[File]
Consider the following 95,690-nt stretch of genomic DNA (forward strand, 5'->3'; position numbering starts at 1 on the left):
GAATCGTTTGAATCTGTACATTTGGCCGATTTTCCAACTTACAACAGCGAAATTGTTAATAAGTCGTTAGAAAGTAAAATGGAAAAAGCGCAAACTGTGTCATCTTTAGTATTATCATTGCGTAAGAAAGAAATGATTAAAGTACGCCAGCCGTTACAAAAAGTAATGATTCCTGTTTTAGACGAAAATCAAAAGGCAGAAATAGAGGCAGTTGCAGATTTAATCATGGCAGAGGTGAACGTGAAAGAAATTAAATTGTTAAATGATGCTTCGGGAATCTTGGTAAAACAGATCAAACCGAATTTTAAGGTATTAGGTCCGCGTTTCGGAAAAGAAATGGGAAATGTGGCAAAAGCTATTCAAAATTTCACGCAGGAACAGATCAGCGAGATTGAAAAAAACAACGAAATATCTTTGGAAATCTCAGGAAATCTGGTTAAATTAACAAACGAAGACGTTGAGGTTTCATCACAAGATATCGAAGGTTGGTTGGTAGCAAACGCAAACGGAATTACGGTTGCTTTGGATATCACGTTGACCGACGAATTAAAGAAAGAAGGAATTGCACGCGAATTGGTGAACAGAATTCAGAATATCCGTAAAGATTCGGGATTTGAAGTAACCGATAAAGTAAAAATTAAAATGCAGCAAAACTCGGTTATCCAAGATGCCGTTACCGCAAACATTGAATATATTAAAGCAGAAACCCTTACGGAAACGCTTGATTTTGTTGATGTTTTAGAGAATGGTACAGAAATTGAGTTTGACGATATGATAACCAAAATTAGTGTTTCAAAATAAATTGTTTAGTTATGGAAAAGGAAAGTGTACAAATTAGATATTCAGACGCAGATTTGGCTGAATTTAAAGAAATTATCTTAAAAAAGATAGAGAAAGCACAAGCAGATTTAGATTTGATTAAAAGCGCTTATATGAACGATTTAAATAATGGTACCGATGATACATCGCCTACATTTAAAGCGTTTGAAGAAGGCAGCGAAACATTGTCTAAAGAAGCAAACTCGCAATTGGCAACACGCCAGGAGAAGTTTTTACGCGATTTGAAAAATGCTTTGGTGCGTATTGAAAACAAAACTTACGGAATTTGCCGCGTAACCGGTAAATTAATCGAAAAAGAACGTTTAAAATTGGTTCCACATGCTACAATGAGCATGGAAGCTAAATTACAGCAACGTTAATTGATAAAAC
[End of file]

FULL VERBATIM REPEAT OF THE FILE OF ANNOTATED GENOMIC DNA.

Consider the following 95,690-nt stretch of genomic DNA (forward strand, 5'->3'; position numbering starts at 1 on the left):
GAATCGTTTGAATCTGTACATTTGGCCGATTTTCCAACTTACAACAGCGAAATTGTTAATAAGTCGTTAGAAAGTAAAATGGAAAAAGCGCAAACTGTGTCATCTTTAGTATTATCATTGCGTAAGAAAGAAATGATTAAAGTACGCCAGCCGTTACAAAAAGTAATGATTCCTGTTTTAGACGAAAATCAAAAGGCAGAAATAGAGGCAGTTGCAGATTTAATCATGGCAGAGGTGAACGTGAAAGAAATTAAATTGTTAAATGATGCTTCGGGAATCTTGGTAAAACAGATCAAACCGAATTTTAAGGTATTAGGTCCGCGTTTCGGAAAAGAAATGGGAAATGTGGCAAAAGCTATTCAAAATTTCACGCAGGAACAGATCAGCGAGATTGAAAAAAACAACGAAATATCTTTGGAAATCTCAGGAAATCTGGTTAAATTAACAAACGAAGACGTTGAGGTTTCATCACAAGATATCGAAGGTTGGTTGGTAGCAAACGCAAACGGAATTACGGTTGCTTTGGATATCACGTTGACCGACGAATTAAAGAAAGAAGGAATTGCACGCGAATTGGTGAACAGAATTCAGAATATCCGTAAAGATTCGGGATTTGAAGTAACCGATAAAGTAAAAATTAAAATGCAGCAAAACTCGGTTATCCAAGATGCCGTTACCGCAAACATTGAATATATTAAAGCAGAAACCCTTACGGAAACGCTTGATTTTGTTGATGTTTTAGAGAATGGTACAGAAATTGAGTTTGACGATATGATAACCAAAATTAGTGTTTCAAAATAAATTGTTTAGTTATGGAAAAGGAAAGTGTACAAATTAGATATTCAGACGCAGATTTGGCTGAATTTAAAGAAATTATCTTAAAAAAGATAGAGAAAGCACAAGCAGATTTAGATTTGATTAAAAGCGCTTATATGAACGATTTAAATAATGGTACCGATGATACATCGCCTACATTTAAAGCGTTTGAAGAAGGCAGCGAAACATTGTCTAAAGAAGCAAACTCGCAATTGGCAACACGCCAGGAGAAGTTTTTACGCGATTTGAAAAATGCTTTGGTGCGTATTGAAAACAAAACTTACGGAATTTGCCGCGTAACCGGTAAATTAATCGAAAAAGAACGTTTAAAATTGGTTCCACATGCTACAATGAGCATGGAAGCTAAATTACAGCAACGTTAATTGATAAAAC